Leicestershire Police is supporting the first national Antisocial Behaviour (ASB) Week.
Running from July 19 to 25, ASB Awareness Week – Making Communities Safer aims to encourage communities to take a stand against ASB and highlight the options available to those facing it.
The week of action is bringing together people and organisations from across the country to take a stand and work together to make communities safer.
Organised by community safety specialists Resolve, ASB Awareness Week is being backed by the Home Office, Ministry of Housing, Communities and Local Government (MHCLG), Local Government Association (LGA), National Police Chiefs’ Council (NPCC) and the National Fire Chiefs’ Council (NFCC).
Behaviour that is antisocial is conduct that has caused, or is likely to cause, harassment, alarm or distress to any person; conduct capable of causing nuisance or annoyance to a person in relation to that person’s occupation of residential premises; conduct capable of causing housing-related nuisance or annoyance to any person.
There are three main categories for antisocial behaviour, depending on how many people are affected:
Personal antisocial behaviour is when a person targets a specific individual or group
Nuisance antisocial behaviour is when a person causes trouble, annoyance or suffering to a community
Environmental antisocial behaviour is when a person’s actions affect the wider environment, such as public spaces or buildings
Leicestershire Police is supporting ASB awareness week by helping communities recognise ASB, sharing ways to report it and by promoting examples about how our dedicated neighbourhood teams are proactively tackling issues.
Leicestershire Police’s ASB officer, PC Suzy Willett, said: “As a force we deal with numerous cases of ASB, some are short term and some cases take longer to resolve.
“If you are aware of antisocial behaviour taking place please report it – if it’s not reported we won’t necessarily know about it.
“We work in conjunction with partner agencies such as local councils, housing, children and family wellbeing services in a combined approach to tackle ASB to achieve the best results for the communities we serve.”
Here are some examples of how we have recently dealt with instances of ASB, both reactively and proactively:
A property on the Saffron Lane Estate has recently had a closure order served further to numerous reports of ASB. Members of this community contacted us to report the ASB which was causing upset and disorder. This was a very positive outcome for all involved.
The Market Harborough and Wigston NPA have been looking at visibility and presence on parks. This was tackled via a dedicated ASB Operation and a community meeting with Harborough District Council, the force and the Community Safety Partnership. To bring this to life they have introduced Cops on Parks (COPS), where officers/staff have beat consultations on parks at peak times. This allows them to engage better with young people and listen to their concerns.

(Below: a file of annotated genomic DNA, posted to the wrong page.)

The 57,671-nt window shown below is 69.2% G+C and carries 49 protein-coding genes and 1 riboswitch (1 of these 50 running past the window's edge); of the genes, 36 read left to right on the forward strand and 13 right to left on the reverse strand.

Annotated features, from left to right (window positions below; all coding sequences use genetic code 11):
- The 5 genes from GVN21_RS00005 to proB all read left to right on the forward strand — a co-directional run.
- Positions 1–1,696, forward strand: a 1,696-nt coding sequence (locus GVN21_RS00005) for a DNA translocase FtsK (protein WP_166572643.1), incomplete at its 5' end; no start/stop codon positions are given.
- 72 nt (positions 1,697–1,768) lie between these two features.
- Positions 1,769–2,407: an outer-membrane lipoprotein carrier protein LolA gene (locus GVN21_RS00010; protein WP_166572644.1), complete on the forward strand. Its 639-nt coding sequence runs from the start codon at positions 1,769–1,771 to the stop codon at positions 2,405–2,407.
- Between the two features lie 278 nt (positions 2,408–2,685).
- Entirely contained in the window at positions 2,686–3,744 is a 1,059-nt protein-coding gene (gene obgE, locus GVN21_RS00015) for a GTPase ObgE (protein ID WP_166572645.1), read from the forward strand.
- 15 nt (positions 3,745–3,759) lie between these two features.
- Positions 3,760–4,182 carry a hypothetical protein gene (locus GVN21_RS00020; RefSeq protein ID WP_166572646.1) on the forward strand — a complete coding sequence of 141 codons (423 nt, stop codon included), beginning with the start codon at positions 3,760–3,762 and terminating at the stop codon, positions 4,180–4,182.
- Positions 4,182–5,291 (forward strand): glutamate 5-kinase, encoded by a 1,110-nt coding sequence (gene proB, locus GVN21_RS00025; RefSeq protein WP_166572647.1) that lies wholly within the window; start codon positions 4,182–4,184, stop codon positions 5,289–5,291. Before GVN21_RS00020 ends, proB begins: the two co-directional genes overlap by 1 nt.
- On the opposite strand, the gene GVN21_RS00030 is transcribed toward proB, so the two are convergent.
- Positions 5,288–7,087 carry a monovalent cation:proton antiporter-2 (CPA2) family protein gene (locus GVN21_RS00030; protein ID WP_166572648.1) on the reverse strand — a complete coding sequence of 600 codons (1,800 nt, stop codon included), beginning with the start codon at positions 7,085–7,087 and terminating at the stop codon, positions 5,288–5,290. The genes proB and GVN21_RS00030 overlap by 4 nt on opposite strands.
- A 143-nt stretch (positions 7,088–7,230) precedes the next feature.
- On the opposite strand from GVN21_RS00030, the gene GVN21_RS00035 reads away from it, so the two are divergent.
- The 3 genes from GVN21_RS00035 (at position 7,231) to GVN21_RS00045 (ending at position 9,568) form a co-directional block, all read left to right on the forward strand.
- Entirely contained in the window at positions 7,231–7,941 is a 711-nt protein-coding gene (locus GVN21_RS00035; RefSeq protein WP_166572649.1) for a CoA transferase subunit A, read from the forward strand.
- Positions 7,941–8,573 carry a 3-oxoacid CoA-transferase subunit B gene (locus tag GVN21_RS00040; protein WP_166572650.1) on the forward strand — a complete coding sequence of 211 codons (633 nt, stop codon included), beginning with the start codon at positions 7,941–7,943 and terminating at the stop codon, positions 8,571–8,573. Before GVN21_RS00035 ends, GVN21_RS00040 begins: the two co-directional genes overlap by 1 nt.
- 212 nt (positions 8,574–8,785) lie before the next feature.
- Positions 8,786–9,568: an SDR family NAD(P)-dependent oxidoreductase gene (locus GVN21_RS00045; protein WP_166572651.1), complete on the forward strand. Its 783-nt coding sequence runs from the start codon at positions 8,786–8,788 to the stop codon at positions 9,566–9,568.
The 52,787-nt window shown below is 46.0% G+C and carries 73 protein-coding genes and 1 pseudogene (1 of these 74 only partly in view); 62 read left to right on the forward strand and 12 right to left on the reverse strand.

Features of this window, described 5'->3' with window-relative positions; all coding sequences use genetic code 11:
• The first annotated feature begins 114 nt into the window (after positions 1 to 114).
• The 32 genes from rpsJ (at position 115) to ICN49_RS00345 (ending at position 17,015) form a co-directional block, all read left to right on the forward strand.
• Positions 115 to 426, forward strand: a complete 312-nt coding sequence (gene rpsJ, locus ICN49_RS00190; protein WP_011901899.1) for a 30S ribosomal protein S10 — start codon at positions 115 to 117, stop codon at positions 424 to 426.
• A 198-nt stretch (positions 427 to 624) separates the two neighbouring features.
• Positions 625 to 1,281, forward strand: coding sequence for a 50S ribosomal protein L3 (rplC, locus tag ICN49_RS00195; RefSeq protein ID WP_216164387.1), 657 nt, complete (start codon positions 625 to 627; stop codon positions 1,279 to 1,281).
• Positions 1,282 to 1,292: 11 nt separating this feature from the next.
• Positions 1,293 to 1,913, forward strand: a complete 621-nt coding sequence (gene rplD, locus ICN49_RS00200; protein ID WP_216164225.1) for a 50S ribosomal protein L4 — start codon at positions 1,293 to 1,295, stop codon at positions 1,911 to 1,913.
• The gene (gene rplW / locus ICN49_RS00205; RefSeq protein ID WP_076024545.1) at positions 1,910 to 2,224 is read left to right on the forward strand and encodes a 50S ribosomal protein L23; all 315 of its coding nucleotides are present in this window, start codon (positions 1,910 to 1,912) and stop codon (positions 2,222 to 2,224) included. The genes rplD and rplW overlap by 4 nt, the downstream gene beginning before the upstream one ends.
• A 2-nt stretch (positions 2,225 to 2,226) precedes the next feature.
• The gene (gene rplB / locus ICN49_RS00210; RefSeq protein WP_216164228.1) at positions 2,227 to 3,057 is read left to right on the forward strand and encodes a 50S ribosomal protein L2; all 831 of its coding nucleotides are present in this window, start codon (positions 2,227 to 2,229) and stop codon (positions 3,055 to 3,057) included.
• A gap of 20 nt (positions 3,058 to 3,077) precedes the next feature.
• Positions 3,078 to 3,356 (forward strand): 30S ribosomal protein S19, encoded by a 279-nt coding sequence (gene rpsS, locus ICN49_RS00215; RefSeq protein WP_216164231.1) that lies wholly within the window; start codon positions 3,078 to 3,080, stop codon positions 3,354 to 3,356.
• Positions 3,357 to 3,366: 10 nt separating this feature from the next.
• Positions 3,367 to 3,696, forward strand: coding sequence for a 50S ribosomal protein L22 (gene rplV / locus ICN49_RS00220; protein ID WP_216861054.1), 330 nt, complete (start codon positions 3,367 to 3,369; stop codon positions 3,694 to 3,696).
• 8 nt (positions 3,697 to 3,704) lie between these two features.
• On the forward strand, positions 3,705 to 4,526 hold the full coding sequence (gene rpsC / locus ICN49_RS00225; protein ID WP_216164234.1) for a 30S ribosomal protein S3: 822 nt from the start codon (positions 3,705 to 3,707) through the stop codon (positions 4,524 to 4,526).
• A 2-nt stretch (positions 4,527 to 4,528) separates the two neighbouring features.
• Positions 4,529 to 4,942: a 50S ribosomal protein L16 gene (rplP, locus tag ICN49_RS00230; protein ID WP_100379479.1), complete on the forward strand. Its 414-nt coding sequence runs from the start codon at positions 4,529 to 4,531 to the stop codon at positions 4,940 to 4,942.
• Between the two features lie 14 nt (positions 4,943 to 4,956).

Within this short video you will meet PC Gary Bailey who talks about how he, along with support from various local support agencies and charities, have helped tackle ASB in Loughborough town centre and the help and support provided to those committing ASB and those affected by it: Tackling antisocial behaviour and begging in Loughborough - YouTube
A vulnerable individual in Hinckley was placed into new accommodation. Numerous calls about ASB at the address were received by us and the council. He was offered advice, support and help but the disturbances carried on well into the evening and night and the unnecessary noise continued. The force and the council worked together to get a partial closure order for the address so that only the person registered to live there was permitted to be in the property. This gave us more opportunity to safeguard the individual as well as the powers to arrest people who were not supposed to be there.
There was an address of concern in Blaby recently where there had been allegations of drug taking and prostitution taking place. Officers again worked with the local council on joint visits and the offer of help and support to the home’s occupier as a wraparound support to ensure her safety. The ASB continued for several weeks and more complaints were received. She was served with a community protection notice followed by a fixed penalty notice but unfortunately neither worked. A closure order would have been the last resort but the occupier finally accepted help before it got to that stage and she admitted to losing control of the property. She is now accessing help and support and the people who were using her home to commit ASB have been removed knowing that it is an offence for them to return.
Suzy continues: “Communities and neighbourhoods are a vital resource in helping us to identify and deal with ASB. If you are suffering ASB please report it. We’d like to thank everyone who takes the time to make a report as you are helping to make the place where you live better for everyone.”
Rebecca Bryant OBE, chief executive of Resolve, said: “We need to change the way we think about ASB. It is not low-level crime. It devastates the lives of victims and communities and can be a precursor to more serious crime.
“As the nation begins to recover from the impact of the pandemic and our society and economy celebrates the start of return to normal life, it is important that the challenge of ASB continues to be given the priority it needs nationally and locally so that people feel safe in their homes and communities.
“It is vital to develop partnership approaches across communities to deal with the growing challenges around ASB.
“Everyone has the right to feel safe in their home and community.”